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East Timor is poised to borrow up to US$11 billion from China to develop the controversial Greater Sunrise gas project, alarming analysts who fear the deal could result in the Chinese military gaining access to a port 500km off Darwin.
The Australian understands the state-owned Timor Gap gas company has rejected finance derived from US pension funds and is now ready to sign a commercial loan with China’s Exim Bank under President Xi Jinping’s signature Belt and Road Initiative.
East Timor is determined to push on with a gas processing facility and port on its south coast, despite analysis warning returns “would not be sufficient to meet the industry standard for investment by an international oil company”.
Australian Strategic Policy Institute executive director Peter Jennings said that what began as a commercial relationship could open the door for visits by People’s Liberation Army ships and aircraft. “A Timor that is beholden to China is something that I think policymakers would be very concerned about,” Jennings said.
“There will be a lot of attention being paid to the nature of Timor’s relations with China in our national security community.”
He said the Sri Lankan port of Hambantota, which was handed over to China on a 99-year lease after loan repayments were not met, showed the dangers nations faced when they fell into China’s “debt trap”.
Foreign Affairs Minister Marise Payne said Australia welcomed foreign investment in regional infrastructure, but only if it was “transparent, upholds robust standards and avoids unsustainable debt”.
“Australia is committed to the independence, sovereignty and economic sustainability of our near neighbours, including Timor-Leste,” she said.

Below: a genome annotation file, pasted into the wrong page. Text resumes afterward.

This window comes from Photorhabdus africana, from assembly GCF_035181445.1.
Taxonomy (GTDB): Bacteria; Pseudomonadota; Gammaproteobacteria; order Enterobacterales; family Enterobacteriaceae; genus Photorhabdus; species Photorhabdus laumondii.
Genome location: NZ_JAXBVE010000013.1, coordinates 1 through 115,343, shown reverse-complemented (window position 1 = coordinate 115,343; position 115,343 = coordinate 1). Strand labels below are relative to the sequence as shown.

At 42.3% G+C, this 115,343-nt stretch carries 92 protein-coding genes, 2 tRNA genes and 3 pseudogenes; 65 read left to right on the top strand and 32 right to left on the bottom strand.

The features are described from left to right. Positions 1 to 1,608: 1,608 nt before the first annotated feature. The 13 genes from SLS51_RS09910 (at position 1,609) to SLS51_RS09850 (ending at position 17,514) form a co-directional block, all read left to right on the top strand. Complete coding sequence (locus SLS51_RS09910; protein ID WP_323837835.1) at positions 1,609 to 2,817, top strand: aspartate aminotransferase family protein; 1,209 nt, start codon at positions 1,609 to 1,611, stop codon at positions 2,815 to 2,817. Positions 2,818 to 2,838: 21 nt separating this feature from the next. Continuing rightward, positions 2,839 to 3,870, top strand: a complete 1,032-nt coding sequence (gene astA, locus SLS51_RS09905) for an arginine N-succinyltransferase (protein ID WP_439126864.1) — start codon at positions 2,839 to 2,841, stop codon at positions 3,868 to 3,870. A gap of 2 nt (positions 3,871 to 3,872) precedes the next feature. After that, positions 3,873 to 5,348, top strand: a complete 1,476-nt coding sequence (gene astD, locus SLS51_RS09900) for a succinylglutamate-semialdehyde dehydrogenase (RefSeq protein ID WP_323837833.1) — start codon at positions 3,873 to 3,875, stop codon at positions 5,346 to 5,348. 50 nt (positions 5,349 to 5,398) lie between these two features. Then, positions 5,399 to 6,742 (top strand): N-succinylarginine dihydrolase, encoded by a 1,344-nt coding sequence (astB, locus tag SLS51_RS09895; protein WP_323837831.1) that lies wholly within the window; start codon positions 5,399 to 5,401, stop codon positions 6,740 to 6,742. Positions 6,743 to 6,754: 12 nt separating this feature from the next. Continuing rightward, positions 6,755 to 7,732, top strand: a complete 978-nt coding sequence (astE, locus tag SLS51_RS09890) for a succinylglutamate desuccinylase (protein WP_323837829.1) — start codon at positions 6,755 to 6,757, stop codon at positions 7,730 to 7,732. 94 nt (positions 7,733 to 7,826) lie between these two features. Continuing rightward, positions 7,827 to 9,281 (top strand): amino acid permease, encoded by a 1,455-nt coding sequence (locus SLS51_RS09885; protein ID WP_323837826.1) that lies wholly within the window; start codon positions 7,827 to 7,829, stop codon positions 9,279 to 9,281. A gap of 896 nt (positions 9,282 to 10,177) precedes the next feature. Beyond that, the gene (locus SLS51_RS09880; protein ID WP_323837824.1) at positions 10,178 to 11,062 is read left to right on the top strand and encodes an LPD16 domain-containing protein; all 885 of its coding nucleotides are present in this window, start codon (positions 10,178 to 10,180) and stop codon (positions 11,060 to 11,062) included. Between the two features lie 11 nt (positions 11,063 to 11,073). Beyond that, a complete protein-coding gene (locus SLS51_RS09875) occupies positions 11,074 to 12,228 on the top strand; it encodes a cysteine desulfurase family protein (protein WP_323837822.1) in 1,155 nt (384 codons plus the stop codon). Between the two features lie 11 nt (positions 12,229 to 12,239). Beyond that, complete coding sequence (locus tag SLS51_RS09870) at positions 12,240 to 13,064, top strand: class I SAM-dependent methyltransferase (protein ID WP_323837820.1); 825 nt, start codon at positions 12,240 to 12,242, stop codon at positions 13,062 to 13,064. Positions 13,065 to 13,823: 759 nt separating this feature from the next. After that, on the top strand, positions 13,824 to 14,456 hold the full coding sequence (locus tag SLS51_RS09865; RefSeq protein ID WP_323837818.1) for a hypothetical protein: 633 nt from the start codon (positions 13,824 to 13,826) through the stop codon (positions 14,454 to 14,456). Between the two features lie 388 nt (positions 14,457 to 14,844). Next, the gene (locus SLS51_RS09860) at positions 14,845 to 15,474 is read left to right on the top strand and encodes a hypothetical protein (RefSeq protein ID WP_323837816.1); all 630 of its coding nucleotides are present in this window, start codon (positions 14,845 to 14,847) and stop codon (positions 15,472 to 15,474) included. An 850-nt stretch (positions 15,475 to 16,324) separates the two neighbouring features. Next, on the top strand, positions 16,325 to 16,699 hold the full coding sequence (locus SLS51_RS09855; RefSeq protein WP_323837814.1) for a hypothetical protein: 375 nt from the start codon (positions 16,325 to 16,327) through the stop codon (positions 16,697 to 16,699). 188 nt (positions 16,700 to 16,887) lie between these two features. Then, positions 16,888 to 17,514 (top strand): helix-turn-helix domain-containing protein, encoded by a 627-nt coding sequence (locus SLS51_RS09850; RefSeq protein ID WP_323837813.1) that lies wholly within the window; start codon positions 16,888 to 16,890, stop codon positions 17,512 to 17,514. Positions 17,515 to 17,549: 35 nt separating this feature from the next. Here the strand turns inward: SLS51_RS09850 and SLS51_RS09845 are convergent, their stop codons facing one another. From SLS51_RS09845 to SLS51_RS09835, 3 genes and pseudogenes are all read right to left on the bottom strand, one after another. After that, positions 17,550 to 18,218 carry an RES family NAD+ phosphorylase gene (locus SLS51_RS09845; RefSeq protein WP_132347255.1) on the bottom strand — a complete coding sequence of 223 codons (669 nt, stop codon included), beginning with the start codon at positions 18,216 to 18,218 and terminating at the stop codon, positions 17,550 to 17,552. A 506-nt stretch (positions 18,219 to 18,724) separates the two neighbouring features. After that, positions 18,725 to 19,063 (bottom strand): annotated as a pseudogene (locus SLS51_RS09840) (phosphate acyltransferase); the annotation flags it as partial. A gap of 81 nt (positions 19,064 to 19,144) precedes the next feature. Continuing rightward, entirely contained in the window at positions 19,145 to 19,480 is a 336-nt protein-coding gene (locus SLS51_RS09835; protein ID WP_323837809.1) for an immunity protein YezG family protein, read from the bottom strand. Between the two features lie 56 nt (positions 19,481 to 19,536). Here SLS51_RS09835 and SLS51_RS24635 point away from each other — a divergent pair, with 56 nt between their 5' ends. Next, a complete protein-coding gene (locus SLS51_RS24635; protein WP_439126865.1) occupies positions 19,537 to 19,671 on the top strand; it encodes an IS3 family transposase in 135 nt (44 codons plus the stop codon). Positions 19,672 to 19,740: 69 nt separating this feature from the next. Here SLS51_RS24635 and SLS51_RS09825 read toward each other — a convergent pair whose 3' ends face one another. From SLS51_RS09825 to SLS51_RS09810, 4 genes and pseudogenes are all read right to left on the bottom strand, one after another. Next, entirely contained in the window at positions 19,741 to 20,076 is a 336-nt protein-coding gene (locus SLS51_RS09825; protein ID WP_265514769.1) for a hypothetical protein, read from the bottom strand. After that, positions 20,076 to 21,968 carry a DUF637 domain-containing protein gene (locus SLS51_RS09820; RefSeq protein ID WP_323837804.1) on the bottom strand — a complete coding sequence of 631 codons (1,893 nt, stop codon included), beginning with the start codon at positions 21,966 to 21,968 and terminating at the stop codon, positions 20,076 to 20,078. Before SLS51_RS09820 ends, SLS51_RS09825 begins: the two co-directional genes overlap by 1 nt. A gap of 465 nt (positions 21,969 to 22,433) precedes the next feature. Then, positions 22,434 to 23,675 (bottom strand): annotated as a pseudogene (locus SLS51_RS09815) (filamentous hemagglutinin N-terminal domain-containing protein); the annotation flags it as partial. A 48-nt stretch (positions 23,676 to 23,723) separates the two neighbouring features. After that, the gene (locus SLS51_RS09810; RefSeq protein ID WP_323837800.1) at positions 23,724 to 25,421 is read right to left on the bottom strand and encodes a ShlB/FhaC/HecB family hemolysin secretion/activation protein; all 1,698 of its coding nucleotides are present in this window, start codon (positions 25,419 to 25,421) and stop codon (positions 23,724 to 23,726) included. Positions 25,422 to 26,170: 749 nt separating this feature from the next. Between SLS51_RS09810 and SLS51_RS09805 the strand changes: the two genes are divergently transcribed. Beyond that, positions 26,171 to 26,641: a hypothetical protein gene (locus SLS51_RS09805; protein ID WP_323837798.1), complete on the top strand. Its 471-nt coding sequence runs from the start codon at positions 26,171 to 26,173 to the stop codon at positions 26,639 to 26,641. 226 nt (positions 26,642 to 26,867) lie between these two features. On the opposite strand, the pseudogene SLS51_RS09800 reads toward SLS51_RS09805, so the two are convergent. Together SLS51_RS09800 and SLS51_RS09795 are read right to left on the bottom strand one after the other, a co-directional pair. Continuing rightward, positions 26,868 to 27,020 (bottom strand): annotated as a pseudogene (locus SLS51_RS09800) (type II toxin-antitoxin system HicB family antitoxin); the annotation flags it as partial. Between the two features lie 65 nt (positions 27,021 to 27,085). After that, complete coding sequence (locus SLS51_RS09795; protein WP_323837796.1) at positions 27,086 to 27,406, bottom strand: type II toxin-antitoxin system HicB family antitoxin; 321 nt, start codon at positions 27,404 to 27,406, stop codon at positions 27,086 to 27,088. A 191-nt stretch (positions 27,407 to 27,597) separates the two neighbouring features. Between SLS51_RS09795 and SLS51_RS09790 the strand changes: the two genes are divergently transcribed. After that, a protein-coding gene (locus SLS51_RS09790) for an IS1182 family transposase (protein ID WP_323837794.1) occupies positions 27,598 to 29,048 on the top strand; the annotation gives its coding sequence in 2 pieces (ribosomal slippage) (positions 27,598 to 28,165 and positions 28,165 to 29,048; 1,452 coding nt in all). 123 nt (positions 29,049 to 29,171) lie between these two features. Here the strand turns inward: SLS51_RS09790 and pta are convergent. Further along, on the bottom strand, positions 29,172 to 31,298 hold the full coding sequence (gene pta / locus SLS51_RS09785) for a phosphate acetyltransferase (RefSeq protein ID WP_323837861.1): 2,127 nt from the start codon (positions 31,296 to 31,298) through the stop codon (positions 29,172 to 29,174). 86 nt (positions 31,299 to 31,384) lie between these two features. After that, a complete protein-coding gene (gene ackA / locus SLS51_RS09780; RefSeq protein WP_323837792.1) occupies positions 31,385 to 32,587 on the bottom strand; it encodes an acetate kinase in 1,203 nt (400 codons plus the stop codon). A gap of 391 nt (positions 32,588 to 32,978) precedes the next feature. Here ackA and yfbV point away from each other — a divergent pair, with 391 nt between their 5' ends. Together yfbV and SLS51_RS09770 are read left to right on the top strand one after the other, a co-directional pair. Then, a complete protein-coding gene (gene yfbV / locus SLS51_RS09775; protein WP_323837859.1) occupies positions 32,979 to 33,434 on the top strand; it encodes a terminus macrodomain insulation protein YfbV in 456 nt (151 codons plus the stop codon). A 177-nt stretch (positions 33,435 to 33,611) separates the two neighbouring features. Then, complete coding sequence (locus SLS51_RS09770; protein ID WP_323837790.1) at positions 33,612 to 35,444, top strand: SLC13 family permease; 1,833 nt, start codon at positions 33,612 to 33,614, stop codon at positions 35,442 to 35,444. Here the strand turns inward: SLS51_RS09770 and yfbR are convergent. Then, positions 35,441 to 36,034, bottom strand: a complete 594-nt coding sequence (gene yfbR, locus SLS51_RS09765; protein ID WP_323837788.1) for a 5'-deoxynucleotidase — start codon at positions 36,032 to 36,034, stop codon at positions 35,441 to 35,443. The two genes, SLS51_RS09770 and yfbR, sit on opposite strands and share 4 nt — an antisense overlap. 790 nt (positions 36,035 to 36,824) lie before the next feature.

“Australia wants to see the joint Greater Sunrise gas fields developed in a way that maximises benefits for the Timorese people.”
La Trobe University’s Bec Strating, who has written extensively on East Timor, said it appeared to have “fallen through the gaps” while Australia’s strategic attention turned to the Pacific. “I suspect Canberra will be concerned about the possibilities of a Chinese-controlled port on the coast of Timor-Leste,” she said.
The Australian National University’s Graeme Smith, an expert on Chinese investment in the Asia-Pacific, said countries in the region suffered “buyer’s remorse” after rushing into deals with Exim Bank and state-owned enterprises such as the China Civil Engineering Construction Corporation. “A common refrain is they were too trusting and paid too much,” he said. East Timor now has a controlling equity stake in the Sunrise gas field, after purchasing shares held by Shell and ConocoPhillips for more than US$900 million.
Japan’s Osaka Gas owns a 10 per cent stake and Woodside Petroleum is a 33 per cent shareholder and is slated as the project’s operator. However, Woodside chief executive Peter Coleman in February said the company was “not comfortable in putting any significant capital into an onshore development at this point”, and encouraged Timor Gap to process the gas offshore. Timor Gap chairman Francisco Monteiro revealed in April that CCECC would build the new port at Beaco, but the company was yet to secure funding.
The Australian contacted Timor Gap and the East Timor embassy in Canberra but neither responded.
SOURCE: THE AUSTRALIAN/PACNEWS
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